You can make an argument that she will be a significant part of royal history but, I'm not convinced that will hold up over time. She will be an important and studied historical figure if the monarchy ends with either Charles or William. But if it survives, the impact of her actions will be less and less important over time.

Essentially I don't think the royal family changed that much solely because of Diana. Certainly she hastened some modernization, but most of the changes would have naturally happened over time. For example, I have no doubt that William and Catherine would have openly lived with each other before marriage even if Charles and Diana had been happily married. Society changed since the 1980's. The royal family has always adapted to changes in society. That is how it has survived.
You raise some really good points, and I think ultimately that our difference in opinions is owing to the fact that we're considering history differently.

My comparison between Diana and Catherine of Aragon wasn't meant to say that they have an equal impact on history - they don't - but rather that they filled similar roles. Catherine was married to the King and was well loved by the people. They had a child, but owing to a failure in their marriage her husband strayed and sought divorce - in itself a huge controversy. Her husband then remarried, his second wife being a woman who was rather hated largely because she was blamed for her role in the divorce. In this regards, Diana is very much like Catherine - her marriage and divorce may not have the same lasting impact that Catherine's did (it's rather hard to have such an impact), but the basic role is very similar. And we don't remember Catherine simply because of the profound impact that her divorce had, we remember her (in popular culture at least) because of the controversy, scandal, and tragic romance of her life. It's something that appeals to the mass public, which is why it's so well remembered. Diana may not have the same lasting impact as Catherine, but she has the same lasting appeal. Hers is this story that is too easily made into this tragic romance.

Curryong raised another great comparison - between Diana and Caroline of Brunswick (wife of George IV). The story of Caroline and George may not have the same mass public appeal as the triangles of Catherine/Henry/Anne or Diana/Charles/Camilla, but the person that Caroline was and the role she filled is similar to that which Diana filled - she was married to the Prince of Wales, she had a disastrous relationship with her husband. She didn't really have any lasting impact - beyond the child she gave birth to, she didn't really achieve anything lasting (and even her daughter, in historical regards, was more important in what her death achieved than anything else) - but she's still remembered in history and still discussed today.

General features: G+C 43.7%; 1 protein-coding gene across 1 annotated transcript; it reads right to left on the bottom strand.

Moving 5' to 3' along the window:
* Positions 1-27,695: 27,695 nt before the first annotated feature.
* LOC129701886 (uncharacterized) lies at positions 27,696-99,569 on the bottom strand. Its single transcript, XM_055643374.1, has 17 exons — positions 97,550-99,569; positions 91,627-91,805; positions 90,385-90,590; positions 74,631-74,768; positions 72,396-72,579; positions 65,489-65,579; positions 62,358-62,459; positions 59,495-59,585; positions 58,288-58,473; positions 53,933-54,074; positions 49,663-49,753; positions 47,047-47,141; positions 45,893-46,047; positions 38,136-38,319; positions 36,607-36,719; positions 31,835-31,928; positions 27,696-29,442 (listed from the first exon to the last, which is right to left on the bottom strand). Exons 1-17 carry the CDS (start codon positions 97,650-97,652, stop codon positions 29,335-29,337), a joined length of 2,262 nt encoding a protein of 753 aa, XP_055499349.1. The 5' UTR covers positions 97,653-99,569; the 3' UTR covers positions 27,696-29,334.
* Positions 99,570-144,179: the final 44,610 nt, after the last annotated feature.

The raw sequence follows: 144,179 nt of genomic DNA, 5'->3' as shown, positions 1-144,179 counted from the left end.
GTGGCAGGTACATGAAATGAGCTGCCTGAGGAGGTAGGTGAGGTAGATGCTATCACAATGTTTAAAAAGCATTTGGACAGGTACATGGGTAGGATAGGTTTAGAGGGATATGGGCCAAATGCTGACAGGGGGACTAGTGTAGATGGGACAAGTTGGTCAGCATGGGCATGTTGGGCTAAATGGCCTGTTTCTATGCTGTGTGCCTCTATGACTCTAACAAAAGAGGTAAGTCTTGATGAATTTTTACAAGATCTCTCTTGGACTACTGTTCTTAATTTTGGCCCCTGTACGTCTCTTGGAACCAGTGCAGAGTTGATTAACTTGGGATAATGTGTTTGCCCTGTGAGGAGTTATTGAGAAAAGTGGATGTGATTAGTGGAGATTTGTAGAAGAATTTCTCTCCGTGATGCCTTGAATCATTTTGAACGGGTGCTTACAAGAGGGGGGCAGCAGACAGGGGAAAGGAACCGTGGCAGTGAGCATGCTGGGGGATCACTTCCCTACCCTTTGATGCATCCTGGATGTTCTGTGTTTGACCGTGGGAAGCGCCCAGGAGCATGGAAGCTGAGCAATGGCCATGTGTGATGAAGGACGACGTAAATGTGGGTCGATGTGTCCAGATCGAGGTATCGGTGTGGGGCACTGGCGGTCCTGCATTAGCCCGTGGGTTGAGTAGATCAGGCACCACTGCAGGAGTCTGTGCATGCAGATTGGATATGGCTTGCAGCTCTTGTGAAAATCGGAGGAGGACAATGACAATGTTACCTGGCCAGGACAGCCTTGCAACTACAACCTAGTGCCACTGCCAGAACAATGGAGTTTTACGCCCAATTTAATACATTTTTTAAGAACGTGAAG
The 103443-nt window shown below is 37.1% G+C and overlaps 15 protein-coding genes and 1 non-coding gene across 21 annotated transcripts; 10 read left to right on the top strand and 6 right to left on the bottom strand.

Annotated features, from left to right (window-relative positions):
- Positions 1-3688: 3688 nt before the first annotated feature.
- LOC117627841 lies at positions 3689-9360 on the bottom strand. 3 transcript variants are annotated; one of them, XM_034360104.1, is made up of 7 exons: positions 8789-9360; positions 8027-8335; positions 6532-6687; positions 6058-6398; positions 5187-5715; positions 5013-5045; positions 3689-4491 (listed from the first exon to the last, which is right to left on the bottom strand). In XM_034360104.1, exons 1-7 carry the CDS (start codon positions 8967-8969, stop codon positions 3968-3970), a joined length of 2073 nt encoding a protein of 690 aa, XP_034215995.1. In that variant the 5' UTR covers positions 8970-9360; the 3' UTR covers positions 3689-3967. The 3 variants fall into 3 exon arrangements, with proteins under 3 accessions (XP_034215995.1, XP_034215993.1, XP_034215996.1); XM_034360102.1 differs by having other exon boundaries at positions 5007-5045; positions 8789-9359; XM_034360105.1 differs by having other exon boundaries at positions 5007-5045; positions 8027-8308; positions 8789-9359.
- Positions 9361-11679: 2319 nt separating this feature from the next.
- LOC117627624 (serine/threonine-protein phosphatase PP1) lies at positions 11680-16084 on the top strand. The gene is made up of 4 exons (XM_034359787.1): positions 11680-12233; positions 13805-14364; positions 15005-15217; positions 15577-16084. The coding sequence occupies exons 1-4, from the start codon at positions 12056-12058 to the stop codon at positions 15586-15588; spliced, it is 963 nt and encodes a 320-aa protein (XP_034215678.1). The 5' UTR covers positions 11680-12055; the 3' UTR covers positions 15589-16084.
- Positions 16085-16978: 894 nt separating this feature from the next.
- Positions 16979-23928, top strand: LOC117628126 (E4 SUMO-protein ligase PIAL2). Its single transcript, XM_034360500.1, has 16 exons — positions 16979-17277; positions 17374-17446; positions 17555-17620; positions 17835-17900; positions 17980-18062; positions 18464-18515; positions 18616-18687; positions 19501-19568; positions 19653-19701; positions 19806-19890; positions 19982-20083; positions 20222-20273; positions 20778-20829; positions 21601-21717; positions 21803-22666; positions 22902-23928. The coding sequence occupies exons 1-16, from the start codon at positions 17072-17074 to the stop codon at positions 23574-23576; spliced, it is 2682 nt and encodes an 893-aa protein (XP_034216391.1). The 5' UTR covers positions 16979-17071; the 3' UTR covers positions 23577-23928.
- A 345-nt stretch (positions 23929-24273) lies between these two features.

There is a theory that history is about Great (White) Men doing Great Things (as my grade 9 Social Studies teacher put it; being the subversive brat I was even then, I enjoyed spending an entire class coming up with the names of people who did things that weren't necessarily great, people who weren't necessarily white, and people who weren't necessarily men that history also remembers). This type of history tends to be more political in nature and talks about the huge events that shape the world. The events that are looked at in such a history tend to be the ones that have a lasting impact, the people are the big names that are remembered. So Henry VIII and formation of the Church of England, or William I and the Norman Conquest, or Adolf Hitler and the Second World War. These are the types of names that are remembered by the mass public, even if the masses don't always remember just exactly why they're important.

However that's one very narrow subset of history, one that's not even necessarily the most popular among academics. Expanding on the Great Man theory, there are historians who look at people who were "great" - the big names - but who themselves didn't necessarily achieve any great lasting impact. Consider some of the American Presidents - not the Roosevelts or the Kennedys in nature, but the lesser ones who came in for four years, didn't achieve much, and then faded into oblivion (I am sure there are some, but I don't know enough about US history to be able to name one... I could name a few Canadian PMs of the like though). They might not have had a lasting impact, but they're still studied by academics who look not simply at their lasting impact, but also at what happened while they were in office. The impact that they had during their lifetime.